Fly safe!

 

Martin

 

 

 

 

On Jan 2, 2021, at 7:54 AM, Keith Welsh <klw544@...> wrote:



Hello everyone,

I hope y'all had a great bringing in of the new year. 

 

I've attached an article I read about once every five years or so regarding carb icing. 

We all know about carb ice and the danger it poses.  I experienced it years ago in my then Aeronca Chief when, in the summer, the engine stopped producing power on final.  At least it would not throttle up when flaring to land and stopped on touchdown.  After setting a bit she started just fine...by hand propping of course. 

 

The highlighted area toward the end of the article gets my curiosity up and is what I would like your opinions on since many of you are much smarter than I.

The reason for asking is that somewhere in the 90's I had the throttle shaft, throttle plate and intake manifold teflon coated on my Quickie and this article is where it all started.

 

One hot humid day back then while looking down the carburetor with the engine running I was surprised at the amount of water that was forming on the throttle plate, the size of the droplets and the time it took for them to run off.  Onan carbs are on the top of the engine as most know.

I found a company in Indy that did industrial teflon coating, Keco Coatings, and they are still there and this is their website https://www.kecocoatings.com/coatings/teflon/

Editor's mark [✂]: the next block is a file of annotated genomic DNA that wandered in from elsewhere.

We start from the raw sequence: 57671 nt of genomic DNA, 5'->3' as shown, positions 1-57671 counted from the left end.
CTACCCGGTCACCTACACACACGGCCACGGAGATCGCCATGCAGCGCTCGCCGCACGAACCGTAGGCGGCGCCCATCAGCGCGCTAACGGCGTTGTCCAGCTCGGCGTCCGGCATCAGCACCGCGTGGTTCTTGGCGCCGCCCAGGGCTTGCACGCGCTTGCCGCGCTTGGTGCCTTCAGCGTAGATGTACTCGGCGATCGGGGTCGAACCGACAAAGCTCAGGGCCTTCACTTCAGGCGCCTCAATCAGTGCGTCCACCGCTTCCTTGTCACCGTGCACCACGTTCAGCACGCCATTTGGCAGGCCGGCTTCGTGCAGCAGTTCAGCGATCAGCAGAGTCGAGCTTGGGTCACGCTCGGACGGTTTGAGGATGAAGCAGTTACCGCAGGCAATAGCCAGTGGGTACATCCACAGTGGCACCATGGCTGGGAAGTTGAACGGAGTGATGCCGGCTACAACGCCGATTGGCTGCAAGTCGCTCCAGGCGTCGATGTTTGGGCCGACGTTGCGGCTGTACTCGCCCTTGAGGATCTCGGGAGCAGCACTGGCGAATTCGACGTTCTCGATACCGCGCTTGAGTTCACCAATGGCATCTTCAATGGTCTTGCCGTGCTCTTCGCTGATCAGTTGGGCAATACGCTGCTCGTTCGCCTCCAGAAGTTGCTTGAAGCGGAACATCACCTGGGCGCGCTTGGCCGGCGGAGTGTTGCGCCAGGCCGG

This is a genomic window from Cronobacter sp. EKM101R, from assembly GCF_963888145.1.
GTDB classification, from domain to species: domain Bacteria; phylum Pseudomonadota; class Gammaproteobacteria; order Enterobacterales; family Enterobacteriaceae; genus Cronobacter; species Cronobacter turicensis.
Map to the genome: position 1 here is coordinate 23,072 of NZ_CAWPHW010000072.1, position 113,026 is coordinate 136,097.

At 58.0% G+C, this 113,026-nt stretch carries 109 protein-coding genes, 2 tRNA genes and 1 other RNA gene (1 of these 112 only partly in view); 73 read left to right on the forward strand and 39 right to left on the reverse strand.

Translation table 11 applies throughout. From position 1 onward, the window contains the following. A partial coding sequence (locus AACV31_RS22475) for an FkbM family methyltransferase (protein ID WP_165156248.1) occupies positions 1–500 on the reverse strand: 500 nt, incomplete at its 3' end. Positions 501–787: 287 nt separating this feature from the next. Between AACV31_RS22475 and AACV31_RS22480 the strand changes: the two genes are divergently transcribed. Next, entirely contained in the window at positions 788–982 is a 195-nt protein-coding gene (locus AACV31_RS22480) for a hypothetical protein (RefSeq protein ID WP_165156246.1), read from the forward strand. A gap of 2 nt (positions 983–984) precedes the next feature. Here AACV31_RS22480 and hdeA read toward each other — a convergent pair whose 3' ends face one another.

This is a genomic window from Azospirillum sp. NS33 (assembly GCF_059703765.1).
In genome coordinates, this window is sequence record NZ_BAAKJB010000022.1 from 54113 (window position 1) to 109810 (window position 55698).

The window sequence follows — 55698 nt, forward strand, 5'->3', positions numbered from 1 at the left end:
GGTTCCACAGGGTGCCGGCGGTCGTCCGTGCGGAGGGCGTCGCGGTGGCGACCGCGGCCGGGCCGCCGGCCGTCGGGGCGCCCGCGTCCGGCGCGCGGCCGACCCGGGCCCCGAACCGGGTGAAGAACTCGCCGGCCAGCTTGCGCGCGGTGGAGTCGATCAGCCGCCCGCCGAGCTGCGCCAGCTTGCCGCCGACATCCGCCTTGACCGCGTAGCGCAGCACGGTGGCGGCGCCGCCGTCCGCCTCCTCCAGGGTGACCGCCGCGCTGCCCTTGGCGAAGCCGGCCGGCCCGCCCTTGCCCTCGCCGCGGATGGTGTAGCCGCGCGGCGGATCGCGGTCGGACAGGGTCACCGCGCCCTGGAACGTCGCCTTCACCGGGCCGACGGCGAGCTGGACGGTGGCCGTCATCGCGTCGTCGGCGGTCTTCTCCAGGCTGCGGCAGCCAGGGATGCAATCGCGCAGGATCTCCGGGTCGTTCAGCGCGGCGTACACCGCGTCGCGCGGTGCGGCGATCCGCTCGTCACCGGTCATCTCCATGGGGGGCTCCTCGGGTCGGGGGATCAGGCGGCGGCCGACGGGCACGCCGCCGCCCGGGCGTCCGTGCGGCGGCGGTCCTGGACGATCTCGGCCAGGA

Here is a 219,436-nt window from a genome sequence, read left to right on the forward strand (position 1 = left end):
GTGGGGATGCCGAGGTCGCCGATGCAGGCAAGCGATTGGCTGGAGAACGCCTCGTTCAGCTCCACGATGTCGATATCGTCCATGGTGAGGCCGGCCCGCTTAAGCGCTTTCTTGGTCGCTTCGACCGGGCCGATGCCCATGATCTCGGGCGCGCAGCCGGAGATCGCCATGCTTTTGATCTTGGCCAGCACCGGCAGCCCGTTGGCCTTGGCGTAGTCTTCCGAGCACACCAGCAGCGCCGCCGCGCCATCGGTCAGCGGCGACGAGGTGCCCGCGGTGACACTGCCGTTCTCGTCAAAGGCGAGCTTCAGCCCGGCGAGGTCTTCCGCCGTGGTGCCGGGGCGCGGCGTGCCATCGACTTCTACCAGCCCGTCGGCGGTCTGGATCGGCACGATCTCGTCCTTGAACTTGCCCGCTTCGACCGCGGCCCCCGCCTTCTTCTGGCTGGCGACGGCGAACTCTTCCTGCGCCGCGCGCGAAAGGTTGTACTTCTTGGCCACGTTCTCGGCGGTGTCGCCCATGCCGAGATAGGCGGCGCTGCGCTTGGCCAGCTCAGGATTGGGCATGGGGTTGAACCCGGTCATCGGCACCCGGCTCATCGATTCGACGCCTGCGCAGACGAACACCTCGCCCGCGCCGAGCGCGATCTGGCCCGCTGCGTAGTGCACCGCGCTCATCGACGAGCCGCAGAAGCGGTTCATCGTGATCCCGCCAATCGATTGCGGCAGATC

After the Teflon coating was done the water still formed but with a notable difference.  The droplets were miniature sized and it was like a contest to see who could run off the throttle plate first.  Very impressive.

 

I've never sought the opinion of others regarding this article but knowing the breath of knowledge among you Q guys I thought I'd reach out and see.

 

Thanks for taking the time.

Keith

N494K

 

 

 

<INDUCTION ICING STUDY.doc>


--

Corbin 
N33QR

--

--


Re: Your Opinion

Bill Allen
 

Also, FYI, Ben Ellison made some videos of his TBI and at the 4m46s point you can see ice formation in a carburettor here; 

On Sun, 3 Jan 2021 at 22:44, Bill Allen via groups.io <billallensworld=gmail.com@groups.io> wrote:
Updraft, downdraft, - it doesn’t matter. What matters is the relative humidity and air temperature, combined with the carburettors venturi effect and the LHE of the fuel, as below;


On Sun, 3 Jan 2021 at 22:23, Jay Scheevel <jay@...> wrote:

Good points, Bill. I wonder if the EZ’s are not more prone to icing due to the updraft cooling, which puts the coolest air in the bottom half of the cowl?  Your thoughts?

 

Cheers,

Jay

 

From: main@Q-List.groups.io <main@Q-List.groups.io> On Behalf Of Bill Allen
Sent: Sunday, January 03, 2021 12:15 PM
To: main@q-list.groups.io
Subject: Re: [Q-List] Your Opinion

 

“Carb” Ice on any engine using petroleum spirit with a Venturi metering device is a silent killer which doesn’t get the attention it deserves. 

Most folk don't ever test to see if their “carb heat” system meets the requirements of FAR 23.1093 (90f rise in intake aIr temp 65% at OAT of 30f)

If the engine quits because of carb ice, you’re going down, - and what’s more, the evidence of the cause of the failure will have melted away by the time any accident investigator gets there.

I’ve lost count of the numbers of people that have crashed due to carb ice/inadequate heat/unused carb heat, and believe that it’s the most dangerous thing on a Continental 0-200/0-240 which are otherwise a great engines.